His hands were speaking the same language since twenty-five years. The wrinkles had flattened, the broom’s handle marks were etched in his palm— on the brim of the facial wrinkles were his due responsibilities. Shaping his son’s career was his duty. The filth he swept away knew the taste of his tears, his sweat. The end was near and he wanted it to be that moment— waiting to be hit by any random vehicle that rushes past, hoping that to unhook him from his accountability, life’s selfish demands. The early morning rays fell subtly on his face, adding a glow to his undone jobs.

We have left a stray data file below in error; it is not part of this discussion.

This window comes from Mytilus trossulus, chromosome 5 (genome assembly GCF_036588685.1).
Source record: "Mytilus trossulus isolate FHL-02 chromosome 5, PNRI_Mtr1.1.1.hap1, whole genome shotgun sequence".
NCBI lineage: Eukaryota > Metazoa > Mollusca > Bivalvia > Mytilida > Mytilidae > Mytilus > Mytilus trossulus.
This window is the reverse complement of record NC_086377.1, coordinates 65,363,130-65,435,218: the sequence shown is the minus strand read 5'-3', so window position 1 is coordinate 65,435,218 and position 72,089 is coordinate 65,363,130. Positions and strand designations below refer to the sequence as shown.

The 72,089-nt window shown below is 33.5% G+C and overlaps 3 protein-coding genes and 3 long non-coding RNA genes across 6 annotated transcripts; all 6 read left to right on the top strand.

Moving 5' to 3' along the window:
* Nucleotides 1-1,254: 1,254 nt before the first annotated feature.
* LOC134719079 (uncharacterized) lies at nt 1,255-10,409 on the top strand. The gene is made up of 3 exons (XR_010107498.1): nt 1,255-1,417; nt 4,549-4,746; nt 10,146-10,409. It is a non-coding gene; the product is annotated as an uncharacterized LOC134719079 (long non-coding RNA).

The pathway was clean, ready to hold fresh autumn leaves. He went and sat on the porch, leaning onto the pillar, dropping the broom. He waited.
Waited for his dead son, to fulfil his duties of shaping his son’s career who will never show up.
He was brimming with obligations, non-existent ones.